By Jim Schutze
By Rachel Watts
By Lauren Drewes Daniels
By Anna Merlan
By Lee Escobedo
By Eric Nicholson
Dear Mexican: I live in a little village in England in a house that's 200 years old, just down the hill from a tiny church that's so old that it was actually built before God said "Let there be light," thus proving that Stephen Hawking is a blowhard. The only industry around here, apart from digging potatoes and interfering with cows, is the cement factory, and that has been taken over by Mexicans. It used to be Rugby Cement, and now it's CEMEX. Not much changes around here, and people don't much like change, but there was an expectation that the new management of the cement works might liven up the neighborhood; that mariachi bands would stroll the streets; that burros would appear, ridden by sleeping guys in sombreros; that the night's quiet would be split by the thrumming of guitars, shouts of "Andale! Andale! Arriba! Arriba!" and the crackle of brisk exchanges of gunfire as executives settled their budgets for the new financial year.
None of this has come to pass. In fact, no Mexicans have been seen in the village at all, despite the village pub having legendary chili nights. Is CEMEX an illusion? A mere corporate fiction that is actually run from Lichtenstein with Arab oil-money? Or are the Mexican managers all brujos who can make themselves invisible by drinking concoctions of jalapeños, tequila and dried armadillo brains from scooped-out human skulls? We need to know the answers to these questions, lest the peace at the heart of England be disturbed.
—Baron Botolpho Winkletje van der Griezels
Dear Limey: Isn't it great that the Reconquista is now global, and that American stereotypes of Mexicans easily crossed the pond? And don't think this Mexican has forgiven Genesis for their pendejada of a video for their song, "Illegal Alien." But, yes, CEMEX (a syllabic abbreviation of the company's original name, Cementos Mexicanos) is one of the world's largest cement companies, born and headquartered in the city of Monterrey (whose natives are as notoriously stingy as your Scots). Other Mexican corporations with worldwide reach include Grupo Bimbo (bread makers), Televisa (creators of telenovelas) and the Mexican Nalga Fund.
Why do white Americans buy into this Reconquista bullshit? I have yet to meet a Mexican that is part of this "movement." Every Mexican that I know has come to America to work, seek a better life and buy a Chevy Tahoe or Suburban—that's it. I guarantee you that if any white American actually spoke to a Mexican and asked him about the Reconquista, the Mexican would respond, "¿Que que?" I was born and raised in San Antonio, served my lovely country in the U.S. Army (2003-2008) and now live as a disabled vet in Denver. My parents were from Zacatecas and Jalisco. I asked them about the Reconquista and got the same response from both of them: "Dejate de pendejadas."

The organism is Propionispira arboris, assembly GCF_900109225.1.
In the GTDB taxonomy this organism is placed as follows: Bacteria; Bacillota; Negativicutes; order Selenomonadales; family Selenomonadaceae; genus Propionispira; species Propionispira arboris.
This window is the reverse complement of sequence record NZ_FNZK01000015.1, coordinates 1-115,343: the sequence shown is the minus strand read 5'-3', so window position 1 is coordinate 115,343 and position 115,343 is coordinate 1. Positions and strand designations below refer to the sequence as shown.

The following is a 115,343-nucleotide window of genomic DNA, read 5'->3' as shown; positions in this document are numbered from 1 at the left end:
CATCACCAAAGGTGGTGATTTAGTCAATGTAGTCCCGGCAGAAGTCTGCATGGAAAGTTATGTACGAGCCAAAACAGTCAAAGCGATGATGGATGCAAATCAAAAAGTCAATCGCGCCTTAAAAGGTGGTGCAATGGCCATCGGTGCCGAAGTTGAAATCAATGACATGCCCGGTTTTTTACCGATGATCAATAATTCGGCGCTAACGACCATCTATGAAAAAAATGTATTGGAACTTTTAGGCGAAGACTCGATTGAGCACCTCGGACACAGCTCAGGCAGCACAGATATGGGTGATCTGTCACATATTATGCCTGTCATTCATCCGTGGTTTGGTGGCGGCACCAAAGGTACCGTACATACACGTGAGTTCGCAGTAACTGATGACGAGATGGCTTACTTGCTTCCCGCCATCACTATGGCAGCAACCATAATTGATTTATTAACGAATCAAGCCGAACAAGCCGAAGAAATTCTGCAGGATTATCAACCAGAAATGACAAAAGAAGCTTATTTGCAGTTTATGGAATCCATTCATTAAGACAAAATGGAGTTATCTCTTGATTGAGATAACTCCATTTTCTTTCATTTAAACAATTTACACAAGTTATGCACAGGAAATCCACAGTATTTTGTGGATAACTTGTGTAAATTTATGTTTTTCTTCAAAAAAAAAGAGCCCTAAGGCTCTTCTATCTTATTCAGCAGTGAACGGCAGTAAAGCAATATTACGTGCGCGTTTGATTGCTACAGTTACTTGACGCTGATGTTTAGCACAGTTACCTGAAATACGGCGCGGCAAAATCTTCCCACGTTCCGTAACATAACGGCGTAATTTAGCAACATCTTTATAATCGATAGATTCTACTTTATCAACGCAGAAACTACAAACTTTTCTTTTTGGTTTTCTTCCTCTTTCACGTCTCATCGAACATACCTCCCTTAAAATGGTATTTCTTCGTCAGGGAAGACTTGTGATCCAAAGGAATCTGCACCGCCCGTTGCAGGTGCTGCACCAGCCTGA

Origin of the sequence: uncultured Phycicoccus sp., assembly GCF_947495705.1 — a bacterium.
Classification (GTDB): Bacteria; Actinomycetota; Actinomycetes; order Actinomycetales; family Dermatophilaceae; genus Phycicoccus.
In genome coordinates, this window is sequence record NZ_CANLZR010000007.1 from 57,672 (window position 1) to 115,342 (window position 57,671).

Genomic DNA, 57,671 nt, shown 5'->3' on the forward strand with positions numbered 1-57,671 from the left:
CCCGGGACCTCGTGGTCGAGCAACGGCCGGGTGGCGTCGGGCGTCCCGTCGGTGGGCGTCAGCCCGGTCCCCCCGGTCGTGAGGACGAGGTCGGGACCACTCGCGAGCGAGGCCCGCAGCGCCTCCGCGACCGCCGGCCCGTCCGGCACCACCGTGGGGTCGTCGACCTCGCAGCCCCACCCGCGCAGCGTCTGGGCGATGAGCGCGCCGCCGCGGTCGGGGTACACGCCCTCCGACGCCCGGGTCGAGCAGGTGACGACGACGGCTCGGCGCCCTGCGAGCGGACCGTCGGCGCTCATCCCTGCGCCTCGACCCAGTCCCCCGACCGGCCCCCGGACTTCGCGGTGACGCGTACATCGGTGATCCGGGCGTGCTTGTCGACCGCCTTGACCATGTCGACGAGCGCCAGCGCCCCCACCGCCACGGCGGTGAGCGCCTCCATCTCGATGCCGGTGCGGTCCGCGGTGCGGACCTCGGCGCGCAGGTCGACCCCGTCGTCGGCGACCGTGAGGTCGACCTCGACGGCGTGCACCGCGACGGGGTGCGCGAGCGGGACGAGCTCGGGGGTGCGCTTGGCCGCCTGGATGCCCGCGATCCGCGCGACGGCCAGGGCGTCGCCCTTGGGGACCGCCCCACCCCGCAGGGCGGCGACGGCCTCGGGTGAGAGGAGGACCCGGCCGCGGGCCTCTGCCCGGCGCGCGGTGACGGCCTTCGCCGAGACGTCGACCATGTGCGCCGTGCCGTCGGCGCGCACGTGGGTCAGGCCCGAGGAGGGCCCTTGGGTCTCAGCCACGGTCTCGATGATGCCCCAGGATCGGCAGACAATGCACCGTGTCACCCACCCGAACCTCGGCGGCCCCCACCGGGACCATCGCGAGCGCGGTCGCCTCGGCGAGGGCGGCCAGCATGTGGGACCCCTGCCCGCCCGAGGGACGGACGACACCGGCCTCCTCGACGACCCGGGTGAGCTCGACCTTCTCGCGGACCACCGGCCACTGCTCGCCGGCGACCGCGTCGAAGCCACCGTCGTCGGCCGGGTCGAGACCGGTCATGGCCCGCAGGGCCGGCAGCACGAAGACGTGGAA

So, gabachos, when you come to ¡Ask a Mexican! to ask stupid questions, consider this: Most immigrants go through shit and high water to come to America. WHY would they even want to reclaim the Southwest back for Mexico? You think they would want to travel an additional 800 miles to come to America? As a child, I have been to Mexico on family trips, and let me tell you: I would not want to live there. My parents sure didn't. We Mexicans grow attached to the American way really quick. But back to my original question: Why do gabachos buy into this anti-Mexican bullshit when they have way bigger things to worry about? We are not the American-way-hating race.
Dear Sergeant: Primeramente, gracias for your service. Secondly, to our Know Nothing audience: Cut out this letter, staple it to your foreheads without anesthesia and get it through your thick heads that this is the reality of the Reconquista—especially the Suburban part. Finally: Why do they believe this, Sargento? Por pendejos. Happy Thanksgiving, everyone, and remember to add serranos to your stuffing!
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